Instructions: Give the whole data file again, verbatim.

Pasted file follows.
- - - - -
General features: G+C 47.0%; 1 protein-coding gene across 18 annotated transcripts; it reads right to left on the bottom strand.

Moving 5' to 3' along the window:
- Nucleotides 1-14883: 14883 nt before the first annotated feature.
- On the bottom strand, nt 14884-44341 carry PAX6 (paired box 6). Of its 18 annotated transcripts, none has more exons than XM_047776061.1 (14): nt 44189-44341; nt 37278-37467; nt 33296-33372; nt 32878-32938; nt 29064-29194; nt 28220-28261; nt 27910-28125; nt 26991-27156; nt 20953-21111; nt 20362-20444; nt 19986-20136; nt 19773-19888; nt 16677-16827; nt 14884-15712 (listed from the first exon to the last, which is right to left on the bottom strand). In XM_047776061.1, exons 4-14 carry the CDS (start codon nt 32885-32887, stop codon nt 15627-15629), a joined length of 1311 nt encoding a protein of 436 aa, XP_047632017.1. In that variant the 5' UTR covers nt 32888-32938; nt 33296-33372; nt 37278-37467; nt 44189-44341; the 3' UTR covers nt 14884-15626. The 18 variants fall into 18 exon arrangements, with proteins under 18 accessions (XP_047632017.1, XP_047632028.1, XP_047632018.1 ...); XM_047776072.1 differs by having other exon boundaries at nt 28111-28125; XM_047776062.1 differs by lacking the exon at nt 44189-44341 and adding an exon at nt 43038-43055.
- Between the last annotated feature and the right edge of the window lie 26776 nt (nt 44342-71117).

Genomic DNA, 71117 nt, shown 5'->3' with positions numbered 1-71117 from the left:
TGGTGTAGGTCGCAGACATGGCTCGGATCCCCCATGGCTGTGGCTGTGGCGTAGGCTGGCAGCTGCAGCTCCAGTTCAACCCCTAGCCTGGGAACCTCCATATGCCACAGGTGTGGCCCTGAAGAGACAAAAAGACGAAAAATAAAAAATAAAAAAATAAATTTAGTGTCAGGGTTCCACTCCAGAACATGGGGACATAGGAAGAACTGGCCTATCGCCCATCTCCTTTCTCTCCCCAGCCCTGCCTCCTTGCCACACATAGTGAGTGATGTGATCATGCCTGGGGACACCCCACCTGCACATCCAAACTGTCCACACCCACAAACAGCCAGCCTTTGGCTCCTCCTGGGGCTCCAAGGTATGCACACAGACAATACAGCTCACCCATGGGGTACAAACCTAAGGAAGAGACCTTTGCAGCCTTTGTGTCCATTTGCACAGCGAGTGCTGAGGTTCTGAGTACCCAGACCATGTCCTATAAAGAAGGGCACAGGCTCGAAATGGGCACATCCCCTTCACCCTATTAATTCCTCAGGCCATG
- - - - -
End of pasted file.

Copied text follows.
General features: G+C 47.0%; 1 protein-coding gene across 18 annotated transcripts; it reads right to left on the bottom strand.

Moving 5' to 3' along the window:
- Nucleotides 1-14883: 14883 nt before the first annotated feature.
- On the bottom strand, nt 14884-44341 carry PAX6 (paired box 6). Of its 18 annotated transcripts, none has more exons than XM_047776061.1 (14): nt 44189-44341; nt 37278-37467; nt 33296-33372; nt 32878-32938; nt 29064-29194; nt 28220-28261; nt 27910-28125; nt 26991-27156; nt 20953-21111; nt 20362-20444; nt 19986-20136; nt 19773-19888; nt 16677-16827; nt 14884-15712 (listed from the first exon to the last, which is right to left on the bottom strand). In XM_047776061.1, exons 4-14 carry the CDS (start codon nt 32885-32887, stop codon nt 15627-15629), a joined length of 1311 nt encoding a protein of 436 aa, XP_047632017.1. In that variant the 5' UTR covers nt 32888-32938; nt 33296-33372; nt 37278-37467; nt 44189-44341; the 3' UTR covers nt 14884-15626. The 18 variants fall into 18 exon arrangements, with proteins under 18 accessions (XP_047632017.1, XP_047632028.1, XP_047632018.1 ...); XM_047776072.1 differs by having other exon boundaries at nt 28111-28125; XM_047776062.1 differs by lacking the exon at nt 44189-44341 and adding an exon at nt 43038-43055.
- Between the last annotated feature and the right edge of the window lie 26776 nt (nt 44342-71117).

Genomic DNA, 71117 nt, shown 5'->3' with positions numbered 1-71117 from the left:
TGGTGTAGGTCGCAGACATGGCTCGGATCCCCCATGGCTGTGGCTGTGGCGTAGGCTGGCAGCTGCAGCTCCAGTTCAACCCCTAGCCTGGGAACCTCCATATGCCACAGGTGTGGCCCTGAAGAGACAAAAAGACGAAAAATAAAAAATAAAAAAATAAATTTAGTGTCAGGGTTCCACTCCAGAACATGGGGACATAGGAAGAACTGGCCTATCGCCCATCTCCTTTCTCTCCCCAGCCCTGCCTCCTTGCCACACATAGTGAGTGATGTGATCATGCCTGGGGACACCCCACCTGCACATCCAAACTGTCCACACCCACAAACAGCCAGCCTTTGGCTCCTCCTGGGGCTCCAAGGTATGCACACAGACAATACAGCTCACCCATGGGGTACAAACCTAAGGAAGAGACCTTTGCAGCCTTTGTGTCCATTTGCACAGCGAGTGCTGAGGTTCTGAGTACCCAGACCATGTCCTATAAAGAAGGGCACAGGCTCGAAATGGGCACATCCCCTTCACCCTATTAATTCCTCAGGCCATG